Getting beyond what AI is to what it should stand for…

There is a psychological phenomenon known as semantic satiation, in which ongoing repetition causes a word or phrase to temporarily lose meaning. It is not hard to argue the term “artificial intelligence” (AI) is suffering from its overuse and this poses a not so artificial challenge from a communications perspective.

With so many tech vendors sticking an AI badge on their latest offering and it seemingly the driving force for everything – journalists and technology buyers have a tough job cutting through the noise to distinguish the truly innovative stories around these transformative technologies.

In a positive move however, there seems to be a growing focus to get beyond what the technology is, to understanding and defining what it should stand for and what its purpose must be.

The past two years have seen countries across the world compete in a race to become the global leader in AI, with comprehensive strategies and investment priorities laid out (this politics+AI medium article provides a great summary). More recently, there have been clear steps and positive initiatives to ensure the direction of AI strategies are anchored to firmer ethical and sustainable standards.

  • An AI Sustainability Center was recently established in Stockholm – a multidisciplinary center for responsible and purpose-driven technology. Its mission: “to take a leading role in developing sustainable AI frameworks and strategies… to better understand the risks and possible outcomes from a societal perspective… and keep humanity and fairness at the core of AI applications…as a force for good.”
  • France has been actively engaged in defining the ethical and legal framework around AI application. The government launched its “AI for Humanity” programme coordinated by Inria, the French National Institute for Research in Computer Science and Automation. As part of the recent programme, four academic networks (called 3IA institutes) across the country will work on healthcare, self-driving cars, energy and safety issues.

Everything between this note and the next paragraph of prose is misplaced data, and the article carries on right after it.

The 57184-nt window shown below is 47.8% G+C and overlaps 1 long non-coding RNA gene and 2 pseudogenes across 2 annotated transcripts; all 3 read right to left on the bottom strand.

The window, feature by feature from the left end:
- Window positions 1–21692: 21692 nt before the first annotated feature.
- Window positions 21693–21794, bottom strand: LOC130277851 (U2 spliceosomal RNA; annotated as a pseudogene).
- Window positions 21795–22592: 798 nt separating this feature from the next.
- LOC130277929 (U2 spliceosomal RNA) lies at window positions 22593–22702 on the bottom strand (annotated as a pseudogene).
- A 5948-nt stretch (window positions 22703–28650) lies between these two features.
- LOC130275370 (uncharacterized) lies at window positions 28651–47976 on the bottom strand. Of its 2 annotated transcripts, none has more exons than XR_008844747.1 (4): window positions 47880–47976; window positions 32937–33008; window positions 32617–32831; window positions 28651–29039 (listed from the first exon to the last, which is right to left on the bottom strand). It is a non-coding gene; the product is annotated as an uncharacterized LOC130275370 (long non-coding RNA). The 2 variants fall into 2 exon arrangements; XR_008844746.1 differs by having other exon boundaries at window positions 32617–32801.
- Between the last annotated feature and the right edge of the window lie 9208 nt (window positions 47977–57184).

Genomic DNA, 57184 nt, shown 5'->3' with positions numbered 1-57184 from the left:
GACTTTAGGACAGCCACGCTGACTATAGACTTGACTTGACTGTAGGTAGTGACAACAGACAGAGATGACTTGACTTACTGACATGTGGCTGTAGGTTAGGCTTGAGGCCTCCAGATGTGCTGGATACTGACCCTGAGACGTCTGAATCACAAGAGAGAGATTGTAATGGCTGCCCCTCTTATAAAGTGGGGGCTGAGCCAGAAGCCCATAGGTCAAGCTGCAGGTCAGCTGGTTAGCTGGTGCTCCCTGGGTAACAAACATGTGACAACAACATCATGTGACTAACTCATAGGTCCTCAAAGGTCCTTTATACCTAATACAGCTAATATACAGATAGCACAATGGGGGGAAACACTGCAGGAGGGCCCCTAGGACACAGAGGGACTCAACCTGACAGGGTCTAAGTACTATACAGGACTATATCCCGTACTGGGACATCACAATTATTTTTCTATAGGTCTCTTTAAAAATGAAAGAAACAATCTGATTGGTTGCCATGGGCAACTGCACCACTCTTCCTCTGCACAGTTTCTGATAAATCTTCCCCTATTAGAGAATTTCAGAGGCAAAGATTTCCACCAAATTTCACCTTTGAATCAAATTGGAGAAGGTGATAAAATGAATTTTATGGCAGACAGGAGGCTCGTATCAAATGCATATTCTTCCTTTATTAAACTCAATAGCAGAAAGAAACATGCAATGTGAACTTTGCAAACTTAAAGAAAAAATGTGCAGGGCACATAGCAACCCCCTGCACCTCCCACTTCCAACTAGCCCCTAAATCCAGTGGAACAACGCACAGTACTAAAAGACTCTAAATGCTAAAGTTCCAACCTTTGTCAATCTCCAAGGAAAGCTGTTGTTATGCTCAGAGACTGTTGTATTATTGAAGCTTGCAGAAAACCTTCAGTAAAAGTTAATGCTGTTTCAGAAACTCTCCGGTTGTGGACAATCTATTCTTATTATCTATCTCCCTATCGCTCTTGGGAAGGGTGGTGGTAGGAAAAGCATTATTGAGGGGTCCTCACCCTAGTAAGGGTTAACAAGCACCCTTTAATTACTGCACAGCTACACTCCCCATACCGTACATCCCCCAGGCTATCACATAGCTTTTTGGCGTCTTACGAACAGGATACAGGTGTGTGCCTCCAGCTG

• The UK’s AI Council and Office for AI (OAI) also recently outlined key actions including the establishment of 20 AI Centres of Doctoral Training in UK universities as well as a new Centre for Data Ethics and Innovation, that will be consulting throughout 2019 with the OAI on ways of establishing “data trusts”.

These major steps being taken to help raise the standard, increase the legal framework for AI application and improve awareness of what AI stands for is surely a positive for those start-ups, scale-ups and established businesses that seek to realise AI as a genuine force for good. It can help in building confidence amongst consumers and an opportunity for AI companies to align communications more closely to a broader, purpose-led strategy.

We live in a data-driven world, with society connected in ways previously unimaginable and there are many instant benefits to all areas of life; how we work, live and play. However, this growing use of personal data and AI systems, pose ethical risks that are difficult to predict and understand.

Telling the broader AI story and highlighting the genuine benefits to businesses and consumers will be a crucial part of the debate. Communicating the changing face of AI and the opportunities this presents for individuals, organisations, sectors as well as the greater good, alongside clear examples and case studies to demonstrate this new reality, will be key to delivering positive stories for people to engage with.

As countries and companies compete to nurture and attract diverse talent into the AI arena – a key part of this will be raising awareness and communicating clearly how it can and will make a positive difference. The people and new skills needed to drive AI development forward, are far more likely to buy into this sense of purpose, knowing what they are contributing to society, than they ever will to simply the technology alone.

By getting beyond what AI is and focusing on what it stands for will be essential for effective communications moving forward. It will also help ensure that its inevitable repetition as a term, doesn’t result in it continuing to temporarily lose its meaning.

Written by our Business & Technology team

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